These companies may have some exposure but thus far we haven't seen the government pursuing companies that are technically out of compliance but are not doing anything illegal and are not touching sensitive data. While this could change, in practice we continue to see many new companies following the same path. China, like all countries, is looking to attract good companies to invest in its economy and increase its local tax base. Generally speaking, when companies get in trouble for not being fully licensed, it is more likely because a local competitor blew the whistle (because they were feeling threatened by a foreign company's success) than because the government was trying to find violators.
Option 3 - VIE
Variable Interest Entity (VIE) structures have historically been a potential work-around for restrictions on foreign-invested companies obtaining VATS Licenses although there are some indications these structures may be falling out of favor with regulators (and not just for SaaS businesses).
- A domestically-invested company is first established as an operating company to apply for and hold the ICP License.
- The foreign business must find local Chinese citizens – sometimes key local management – to act as nominees to hold these shares of the local operating company on the foreign company's behalf.
- A set of contracts between the foreign and local company (and its shareholders) ostensibly offer the foreign company 100% control over the local company.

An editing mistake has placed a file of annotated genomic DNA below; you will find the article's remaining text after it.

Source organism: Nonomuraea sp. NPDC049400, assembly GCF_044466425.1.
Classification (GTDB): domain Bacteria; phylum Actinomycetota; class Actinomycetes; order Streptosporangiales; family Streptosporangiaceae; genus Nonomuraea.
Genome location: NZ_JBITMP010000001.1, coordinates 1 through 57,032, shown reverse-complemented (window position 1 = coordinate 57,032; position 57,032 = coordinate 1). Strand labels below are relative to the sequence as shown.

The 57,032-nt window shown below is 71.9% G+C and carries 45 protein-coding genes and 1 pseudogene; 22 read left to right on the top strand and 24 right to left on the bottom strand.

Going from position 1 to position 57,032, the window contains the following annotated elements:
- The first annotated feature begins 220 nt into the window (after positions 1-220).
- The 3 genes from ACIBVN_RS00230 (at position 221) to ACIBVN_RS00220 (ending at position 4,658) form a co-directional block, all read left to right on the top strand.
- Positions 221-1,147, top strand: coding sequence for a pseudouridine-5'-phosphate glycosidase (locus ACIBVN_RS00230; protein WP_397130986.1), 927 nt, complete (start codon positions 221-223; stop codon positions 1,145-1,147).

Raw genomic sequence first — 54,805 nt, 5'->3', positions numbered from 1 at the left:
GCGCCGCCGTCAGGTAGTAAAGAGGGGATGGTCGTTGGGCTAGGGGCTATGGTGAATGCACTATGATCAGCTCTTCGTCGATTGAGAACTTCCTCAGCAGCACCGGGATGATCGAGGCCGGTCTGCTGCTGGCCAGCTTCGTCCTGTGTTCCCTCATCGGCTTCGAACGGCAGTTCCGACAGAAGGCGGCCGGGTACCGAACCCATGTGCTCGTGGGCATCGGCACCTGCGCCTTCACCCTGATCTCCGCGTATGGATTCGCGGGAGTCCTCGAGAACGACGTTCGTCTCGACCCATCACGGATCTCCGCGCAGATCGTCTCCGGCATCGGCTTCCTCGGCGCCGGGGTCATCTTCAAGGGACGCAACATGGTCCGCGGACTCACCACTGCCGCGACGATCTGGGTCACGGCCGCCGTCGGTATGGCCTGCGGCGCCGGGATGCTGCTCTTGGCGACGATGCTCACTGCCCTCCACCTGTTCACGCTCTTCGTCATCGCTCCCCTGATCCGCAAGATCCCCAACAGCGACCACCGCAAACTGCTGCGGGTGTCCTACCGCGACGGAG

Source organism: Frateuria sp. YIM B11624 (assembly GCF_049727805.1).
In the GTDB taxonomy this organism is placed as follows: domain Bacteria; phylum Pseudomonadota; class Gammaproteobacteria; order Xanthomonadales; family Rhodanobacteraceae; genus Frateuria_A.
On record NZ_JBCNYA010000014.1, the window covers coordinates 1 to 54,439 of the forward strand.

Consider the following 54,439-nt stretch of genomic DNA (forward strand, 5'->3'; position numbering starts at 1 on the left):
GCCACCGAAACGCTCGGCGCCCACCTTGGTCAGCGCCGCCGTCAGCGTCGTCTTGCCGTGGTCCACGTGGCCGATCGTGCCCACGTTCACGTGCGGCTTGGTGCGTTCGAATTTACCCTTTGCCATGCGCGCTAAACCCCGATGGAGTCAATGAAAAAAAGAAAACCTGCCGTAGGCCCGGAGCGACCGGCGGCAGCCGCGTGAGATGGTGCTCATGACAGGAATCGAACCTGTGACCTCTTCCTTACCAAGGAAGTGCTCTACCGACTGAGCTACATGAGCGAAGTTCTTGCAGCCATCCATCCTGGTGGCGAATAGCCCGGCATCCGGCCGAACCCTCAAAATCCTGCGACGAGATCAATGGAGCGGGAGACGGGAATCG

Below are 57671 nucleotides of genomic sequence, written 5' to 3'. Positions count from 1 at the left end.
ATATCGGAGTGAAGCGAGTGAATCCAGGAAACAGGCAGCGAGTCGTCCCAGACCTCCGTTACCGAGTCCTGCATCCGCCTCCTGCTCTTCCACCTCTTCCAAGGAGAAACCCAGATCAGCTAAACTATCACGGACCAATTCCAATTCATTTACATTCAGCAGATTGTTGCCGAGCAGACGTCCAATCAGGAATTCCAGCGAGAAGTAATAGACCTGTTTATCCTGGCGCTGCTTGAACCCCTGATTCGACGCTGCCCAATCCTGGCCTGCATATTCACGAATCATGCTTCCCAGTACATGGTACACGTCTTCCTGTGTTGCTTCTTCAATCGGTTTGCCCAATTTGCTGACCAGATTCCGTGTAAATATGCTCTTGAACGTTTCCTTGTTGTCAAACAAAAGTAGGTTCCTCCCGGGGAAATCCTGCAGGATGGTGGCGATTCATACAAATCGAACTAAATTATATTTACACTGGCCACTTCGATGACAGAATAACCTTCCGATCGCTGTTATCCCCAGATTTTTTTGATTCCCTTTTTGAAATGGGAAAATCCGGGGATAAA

VIE structures have been used for over 20 years, especially by many Chinese internet companies when listing on stock exchanges outside of China. While it is an option, there remains a lot of debate about the risk of the structure especially if the relationship of the parties in substance appears primarily to avoid the regulations. There are other possible issues as well, such as the risks of the foreign company losing control over nominee shareholders, as well as contracts ultimately not being enforceable in court.
Balancing Considerations for SaaS companies entering China
There are challenges for business software providers entering and operating in China, especially those built exclusively to using a SaaS model, but the opportunities are clearly there for both SaaS and non-SaaS software companies alike that are willing to make the investment.
Art Dicker, Director at R&P China Lawyers
Together with the regulatory team of R&P China Lawyers Art frequently assists international SaaS companies finding the most suitable way entering the Chinese market. Feel free to contact him if you are interested in exploring your opportunity in China.
Chris DeAngelis, Partner & General Manager at Alliance Development Group
Chris DeAngelis has lived in China since 2005 and is considered a leading expert on the China technology scene and its emerging trends. Prior to joining ADG, Chris was a VP at GE Capital where he underwrote over US$1 billion in transactions supporting U.S. and cross-border leveraged buyouts on behalf of global private equity funds.